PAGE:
–The New Statesman has an article by Josiah Gogarty entitled Only snobbery can stop Elon Musk: Class prejudice is the last weapon against tech titans.” Waugh makes a contribution:

…Then there’s the more squeamish side of elitism: class snobbery. This is not a popular cause. In The Great Gatsby, one of the most enduring depictions of the old-money/new-money showdown, its representative is the oafish Tom Buchanan, who attained “acute limited excellence” at Yale, then sagged into a racist, booze-soaked manhood. Edward St Aubyn’s Patrick Melrose novels portray, vividly and at length, how the snobbery of English aristocrats cauterises human decency. After David Melrose rapes his five-year-old son, the protagonist of the series, he reflects that “he had perhaps pushed his disdain for middle-class prudery a little too far”.

Brideshead Revisited takes the opposite approach. As Martin Amis wrote in 1981, it “squarely identifies egalitarianism as its foe and proceeds to rubbish it accordingly”. The narrator, drugged up, like Evelyn Waugh was, on Catholicism and old buildings, laments a modern world “safe for the travelling salesman, with his polygonal pince-nez, his fat wet handshake, his grinning dentures”. But Waugh’s snobbery only amounts to a “failure of imagination”, says Amis, matched by the clichéd purple prose the novel is laden with.

Nevertheless, class prejudice can have paradoxically progressive effects. If, no matter how far you rise, you’re never allowed to forget your origins, you might retain some solidarity with the people you grew up with. A more liberal, meritocratic elite, which welcomes you as an old friend once you crack a certain tax bracket, is more effective at banishing class consciousness. Think of it as the White’s club model – wingback chairs reserved for the spawn of marauding Normans – versus the Soho House vision of overpriced cocktails for all. After Margaret Thatcher forced meritocracy down the Conservative Party’s throat, like a nanny wielding a spoon of cod-liver oil, Labour embraced social mobility too, and shied away from pitching itself in class-based terms…

–Spurred by the debut of a new series of the ITV costume drama Sanditon, The Sunday Times has compiled a list of the 36 best ever TV costume dramas. The 1981 ITV/Granada Brideshead Revisited series ranks number 2, behind BBC’s Pride and Prejudice.

–This week’s episode of BBC’s University Challenge included a series of bonus questions based on T S Eliot’s poem The Waste Land. One of these asked the team from Emmanuel College, Cambridge to identify the Evelyn Waugh novel which included a quote from the poem in its title. They guessed wrong and answered Decline and Fall but won the match anyway. The correct answer is A Handful of Dust which will be the subject of an internet Zoom discussion sponsored by the Mechanics Institute Library in San Francisco. This is scheduled for 7pm-815pm PDT on Wednesday 11 October. It appears to be open to non-members. Details are available here.

–Richard Dawkins in the Evening Standard cites several instances of objections made to humorous references to transgender issues that represent attempts to censor what he deems to be well within the realm of fair comment. Here’s an excerpt:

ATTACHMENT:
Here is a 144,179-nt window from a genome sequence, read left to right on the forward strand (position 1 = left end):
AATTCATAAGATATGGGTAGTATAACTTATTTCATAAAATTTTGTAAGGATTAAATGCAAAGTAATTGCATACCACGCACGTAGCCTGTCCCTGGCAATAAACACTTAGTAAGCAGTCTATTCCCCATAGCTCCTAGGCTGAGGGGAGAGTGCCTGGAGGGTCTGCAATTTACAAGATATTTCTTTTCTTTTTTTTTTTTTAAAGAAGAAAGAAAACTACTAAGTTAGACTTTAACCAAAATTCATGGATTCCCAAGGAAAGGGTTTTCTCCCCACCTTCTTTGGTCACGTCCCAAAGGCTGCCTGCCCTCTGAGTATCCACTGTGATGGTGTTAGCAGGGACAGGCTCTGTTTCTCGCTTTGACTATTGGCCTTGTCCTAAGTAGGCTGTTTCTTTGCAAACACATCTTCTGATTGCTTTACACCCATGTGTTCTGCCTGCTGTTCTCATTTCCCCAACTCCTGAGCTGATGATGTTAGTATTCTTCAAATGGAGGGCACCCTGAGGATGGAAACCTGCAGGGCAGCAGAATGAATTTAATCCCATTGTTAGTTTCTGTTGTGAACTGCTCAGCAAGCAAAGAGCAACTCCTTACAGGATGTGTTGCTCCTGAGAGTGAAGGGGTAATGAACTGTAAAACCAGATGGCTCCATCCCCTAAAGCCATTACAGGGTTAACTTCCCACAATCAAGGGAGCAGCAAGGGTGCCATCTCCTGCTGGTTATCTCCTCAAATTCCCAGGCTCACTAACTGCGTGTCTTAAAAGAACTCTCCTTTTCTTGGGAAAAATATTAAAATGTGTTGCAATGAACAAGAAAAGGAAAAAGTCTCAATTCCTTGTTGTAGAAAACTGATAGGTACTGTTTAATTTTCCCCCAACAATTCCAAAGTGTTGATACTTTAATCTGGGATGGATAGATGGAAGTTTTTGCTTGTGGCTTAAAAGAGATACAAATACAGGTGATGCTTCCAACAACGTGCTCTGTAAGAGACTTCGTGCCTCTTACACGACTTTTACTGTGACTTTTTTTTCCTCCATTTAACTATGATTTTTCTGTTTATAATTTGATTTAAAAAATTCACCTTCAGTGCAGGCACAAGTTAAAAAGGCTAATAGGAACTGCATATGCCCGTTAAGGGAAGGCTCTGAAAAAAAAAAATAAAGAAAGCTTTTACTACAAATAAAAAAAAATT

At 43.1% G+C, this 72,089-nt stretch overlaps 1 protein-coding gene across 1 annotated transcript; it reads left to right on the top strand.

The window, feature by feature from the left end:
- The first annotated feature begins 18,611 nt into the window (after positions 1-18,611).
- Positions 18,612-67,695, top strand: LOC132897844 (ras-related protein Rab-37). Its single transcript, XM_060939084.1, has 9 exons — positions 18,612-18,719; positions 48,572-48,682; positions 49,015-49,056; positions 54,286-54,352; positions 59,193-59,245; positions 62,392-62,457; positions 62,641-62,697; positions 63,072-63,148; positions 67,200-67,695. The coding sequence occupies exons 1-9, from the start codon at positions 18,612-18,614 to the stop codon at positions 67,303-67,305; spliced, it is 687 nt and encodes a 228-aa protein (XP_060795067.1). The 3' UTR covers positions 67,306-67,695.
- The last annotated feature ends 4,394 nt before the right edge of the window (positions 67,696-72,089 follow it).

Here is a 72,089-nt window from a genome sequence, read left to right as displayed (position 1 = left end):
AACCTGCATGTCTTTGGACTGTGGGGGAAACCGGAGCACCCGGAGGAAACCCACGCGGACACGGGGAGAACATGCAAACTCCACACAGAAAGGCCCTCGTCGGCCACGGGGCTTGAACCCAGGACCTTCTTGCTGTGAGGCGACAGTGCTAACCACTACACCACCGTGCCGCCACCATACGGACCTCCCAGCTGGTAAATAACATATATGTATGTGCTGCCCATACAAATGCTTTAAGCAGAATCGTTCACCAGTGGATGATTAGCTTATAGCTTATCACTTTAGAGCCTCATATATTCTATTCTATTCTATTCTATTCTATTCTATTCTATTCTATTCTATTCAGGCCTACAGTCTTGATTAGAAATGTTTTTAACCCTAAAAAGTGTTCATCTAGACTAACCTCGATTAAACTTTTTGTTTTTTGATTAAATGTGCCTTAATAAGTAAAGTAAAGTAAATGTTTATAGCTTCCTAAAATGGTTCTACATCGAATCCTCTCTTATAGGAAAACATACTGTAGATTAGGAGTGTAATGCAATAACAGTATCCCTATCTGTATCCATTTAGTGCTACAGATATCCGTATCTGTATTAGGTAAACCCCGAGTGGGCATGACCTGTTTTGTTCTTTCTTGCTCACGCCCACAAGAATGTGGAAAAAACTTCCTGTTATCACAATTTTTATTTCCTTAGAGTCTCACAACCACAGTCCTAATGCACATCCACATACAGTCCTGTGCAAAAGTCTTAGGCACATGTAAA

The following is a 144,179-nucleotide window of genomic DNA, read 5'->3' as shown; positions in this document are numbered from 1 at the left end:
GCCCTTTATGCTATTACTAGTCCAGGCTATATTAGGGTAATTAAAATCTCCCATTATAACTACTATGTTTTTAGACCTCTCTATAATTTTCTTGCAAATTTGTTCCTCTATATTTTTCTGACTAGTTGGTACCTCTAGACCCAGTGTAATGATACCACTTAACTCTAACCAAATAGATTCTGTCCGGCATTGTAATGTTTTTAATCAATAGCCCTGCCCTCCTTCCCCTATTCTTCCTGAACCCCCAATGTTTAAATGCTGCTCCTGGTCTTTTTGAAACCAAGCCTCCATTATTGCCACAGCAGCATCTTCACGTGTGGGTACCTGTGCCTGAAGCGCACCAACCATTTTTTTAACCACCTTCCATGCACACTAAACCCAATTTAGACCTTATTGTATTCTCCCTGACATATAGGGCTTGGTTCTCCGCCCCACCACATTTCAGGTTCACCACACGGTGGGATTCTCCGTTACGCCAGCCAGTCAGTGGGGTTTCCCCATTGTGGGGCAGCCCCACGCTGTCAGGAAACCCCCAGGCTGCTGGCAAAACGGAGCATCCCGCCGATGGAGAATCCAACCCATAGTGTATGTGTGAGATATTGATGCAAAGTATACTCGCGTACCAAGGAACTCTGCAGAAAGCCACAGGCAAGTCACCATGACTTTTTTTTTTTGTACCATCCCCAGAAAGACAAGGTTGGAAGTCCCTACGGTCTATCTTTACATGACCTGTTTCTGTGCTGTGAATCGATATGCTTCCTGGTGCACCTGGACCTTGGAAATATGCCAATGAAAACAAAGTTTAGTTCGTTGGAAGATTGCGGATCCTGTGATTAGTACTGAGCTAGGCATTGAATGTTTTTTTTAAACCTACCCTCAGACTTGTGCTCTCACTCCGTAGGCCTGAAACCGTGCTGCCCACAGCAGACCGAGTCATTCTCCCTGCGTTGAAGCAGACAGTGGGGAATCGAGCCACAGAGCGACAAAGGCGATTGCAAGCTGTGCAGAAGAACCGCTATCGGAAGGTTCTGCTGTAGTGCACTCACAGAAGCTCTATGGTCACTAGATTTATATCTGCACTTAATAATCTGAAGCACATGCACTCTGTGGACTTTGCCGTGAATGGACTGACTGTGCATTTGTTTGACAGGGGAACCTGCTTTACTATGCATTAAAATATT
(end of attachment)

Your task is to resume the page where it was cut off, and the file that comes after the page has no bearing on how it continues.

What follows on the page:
The Guardian (February 14, 2020) reported that police officers turned up at Harry Miller’s workplace to warn him about his allegedly “transphobic” tweets, such as the obviously satirical, “I was assigned Mammal at Birth, but my orientation is Fish. Don’t mis-species me.” One of them told Miller that he had not committed a crime, but his tweeting “was being recorded as a hate incident”.

Well, if Miller’s light-hearted satire is a hate incident, why not go after Monty Python, Peter Cook and Dudley Moore, Rowan Atkinson, Private Eye’s royal romances of Sylvie Krin, the early novels of Evelyn Waugh, Lady Addle Remembers, Tom Lehrer, even the benign PG Wodehouse? Satire is satire. That’s what satirists do, they get good-natured laughs and perform a valuable service to society.

“Assigned Mammal at Birth” satirises the trans-speak evasion of the biological fact that our sex is determined at conception by an X or a Y sperm. What I didn’t know, and learned from [Helen] Joyce in our interview, is that small children are being taught, using a series of colourful little books and videos, that their “assigned” sex is just a doctor’s best guess, looking at them when they were born.

–Interviewed by Jake Kerridge last week in the Daily Telegraph, Irish novelist Anne Enright discussed her latest novel The Wren, The Wren:

To my mind, Enright’s eighth novel, The Wren, The Wren, is as starkly soulful and bleakly funny about human failings as The Gathering [her Booker Prize nominee], and would have made a worthy Booker contender. At its heart is an act of betrayal – feted poet Phil McDaragh leaving his wife and young daughters in the 1970s, the better to pursue his calling – and the enduring effect over several decades on his abandoned daughter Carmel and on Nell, the granddaughter he died without meeting.

Enright, 60, is fascinated by “the oddness of when people find their creativity rendered impossible by the fact of children, as if children stole some faculty just by existing or were some kind of affront. Evelyn Waugh wouldn’t have his children playing even in the same wing of the house when he was working – how weird is that?”

Where other novelists might have mimsily asked us to take Phil’s talent on trust, Enright has included several of the poems for which he sacrificed his family’s happiness. I found them as austerely beautiful as her prose: in one, the eponymous bird becomes “a panic/ of feathered air”. Had she been burning to publish poetry?

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